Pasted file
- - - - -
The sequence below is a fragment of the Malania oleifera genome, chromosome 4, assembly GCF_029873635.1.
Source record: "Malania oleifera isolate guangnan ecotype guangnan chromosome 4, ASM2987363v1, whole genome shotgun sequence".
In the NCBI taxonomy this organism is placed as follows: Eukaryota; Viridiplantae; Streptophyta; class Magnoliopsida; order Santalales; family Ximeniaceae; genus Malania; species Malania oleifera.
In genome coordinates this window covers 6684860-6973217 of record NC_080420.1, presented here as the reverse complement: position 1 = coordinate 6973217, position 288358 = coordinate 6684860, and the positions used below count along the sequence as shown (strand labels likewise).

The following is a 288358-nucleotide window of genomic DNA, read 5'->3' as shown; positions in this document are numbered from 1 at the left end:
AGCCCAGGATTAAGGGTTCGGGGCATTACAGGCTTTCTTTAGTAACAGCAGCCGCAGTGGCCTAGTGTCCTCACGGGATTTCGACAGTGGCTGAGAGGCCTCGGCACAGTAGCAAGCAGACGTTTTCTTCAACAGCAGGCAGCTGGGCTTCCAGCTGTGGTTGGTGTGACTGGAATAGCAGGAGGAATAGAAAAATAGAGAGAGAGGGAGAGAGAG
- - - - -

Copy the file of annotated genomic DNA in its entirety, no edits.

The sequence below is a fragment of the Malania oleifera genome, chromosome 4, assembly GCF_029873635.1.
Source record: "Malania oleifera isolate guangnan ecotype guangnan chromosome 4, ASM2987363v1, whole genome shotgun sequence".
In the NCBI taxonomy this organism is placed as follows: Eukaryota; Viridiplantae; Streptophyta; class Magnoliopsida; order Santalales; family Ximeniaceae; genus Malania; species Malania oleifera.
In genome coordinates this window covers 6684860-6973217 of record NC_080420.1, presented here as the reverse complement: position 1 = coordinate 6973217, position 288358 = coordinate 6684860, and the positions used below count along the sequence as shown (strand labels likewise).

The following is a 288358-nucleotide window of genomic DNA, read 5'->3' as shown; positions in this document are numbered from 1 at the left end:
AGCCCAGGATTAAGGGTTCGGGGCATTACAGGCTTTCTTTAGTAACAGCAGCCGCAGTGGCCTAGTGTCCTCACGGGATTTCGACAGTGGCTGAGAGGCCTCGGCACAGTAGCAAGCAGACGTTTTCTTCAACAGCAGGCAGCTGGGCTTCCAGCTGTGGTTGGTGTGACTGGAATAGCAGGAGGAATAGAAAAATAGAGAGAGAGGGAGAGAGAG